Equivalents in Medicinal Plants around Oil and Gas Facilities in Ughelli and Environs, Nigeria

Olatunde Michael Oni, Gbadebo Adebisi Isola, Funmi Grace Onome Oni, Olusegun Sowole

Abstract


The natural radionuclide contents in some medicinal plants commonly found around oil and gas facilities in Ughelli and nearby communities have been investigated. A class of such medicinal plants are those that are regarded as grasses and are usually taken for healing purposes. The plants investigated are lemon grass (Cymbopogan citrates), Spear grass (Imperata cylindrical) and Carpet grass (Eleusin indicageartin). The plants were assayed for their radionuclide contents by means of gamma spectrometry using a shielded  and well calibrated NaI(Tl) detector coupled to a computer interfaced  multichannel analyser, quantumTm MCA 2100R. Results of the analysis showed that the radionuclides detected in the grasses around the oil and gas facilities belong to the primordial radionuclide series of 238U and 232Th as well as non serial 40K. On the average, the values for lemon grass has 238U (15.3 + 1.7 Bqkg-1), 232Th (1.1 + 2.7 Bqkg-1) and 40K(67.9 + 7.4 Bqkg-1). In spear grass, 238U (15.8 + 2.4 Bqkg-1), 232Th (1.7 + 4.3 Bqkg-1) and 40K(69.3 + 9.4 Bqkg-1) were determined while  carpet grass recorded 40K (70.2 + 11.6 Bqkg-1) with 238U(16.0 + 1.9 Bqkg-1) and 232Th(1.6 + 4.2 Bqkg-1). The measured levels of the radioactivity in the samples translated to very low values of the annual effective dose equivalent, implying safe level of radiological health consequences. No significant difference was determined between radionuclide contents of samples of medicinal plants around oil and gas facilities and samples of the same species of medicinal plants from an undisturbed and virgin location in Nigeria where industrial activities, waste dump nor is farming practised. However, no trace of artificial radionuclide was determined in all the samples assayed in both areas, hence, measurements can be taken as representing baseline values of the radionuclides in medicinal plants in the areas.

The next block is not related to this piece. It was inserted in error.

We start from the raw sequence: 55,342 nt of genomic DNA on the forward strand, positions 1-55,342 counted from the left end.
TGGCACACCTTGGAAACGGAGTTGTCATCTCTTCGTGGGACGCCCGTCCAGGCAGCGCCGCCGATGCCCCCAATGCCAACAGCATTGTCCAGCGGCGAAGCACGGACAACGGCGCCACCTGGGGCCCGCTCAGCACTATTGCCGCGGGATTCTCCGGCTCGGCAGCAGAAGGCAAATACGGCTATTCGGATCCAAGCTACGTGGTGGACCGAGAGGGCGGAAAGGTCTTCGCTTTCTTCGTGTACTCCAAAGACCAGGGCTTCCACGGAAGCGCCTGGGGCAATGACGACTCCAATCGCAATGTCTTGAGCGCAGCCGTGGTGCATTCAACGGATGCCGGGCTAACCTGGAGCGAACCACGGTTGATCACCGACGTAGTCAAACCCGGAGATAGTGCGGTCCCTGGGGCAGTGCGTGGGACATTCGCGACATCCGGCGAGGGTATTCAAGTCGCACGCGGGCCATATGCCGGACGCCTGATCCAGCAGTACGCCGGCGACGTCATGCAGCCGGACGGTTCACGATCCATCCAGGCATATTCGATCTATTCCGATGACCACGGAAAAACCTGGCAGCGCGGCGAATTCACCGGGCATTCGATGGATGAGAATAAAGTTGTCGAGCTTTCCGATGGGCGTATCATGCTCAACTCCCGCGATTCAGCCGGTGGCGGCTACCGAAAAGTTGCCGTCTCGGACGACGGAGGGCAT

Full Text: PDF DOI: 10.5539/enrr.v1n1p201

Refbacks

  • There are currently no refbacks.


Creative Commons License
This work is licensed under a Creative Commons Attribution 3.0 License.

Environment and Natural Resources Research   ISSN 1927-0488 (Print)   ISSN 1927-0496 (Online)

Copyright © Canadian Center of Science and Education

To make sure that you can receive messages from us, please add the 'ccsenet.org' domain to your e-mail 'safe list'. If you do not receive e-mail in your 'inbox', check your 'bulk mail' or 'junk mail' folders.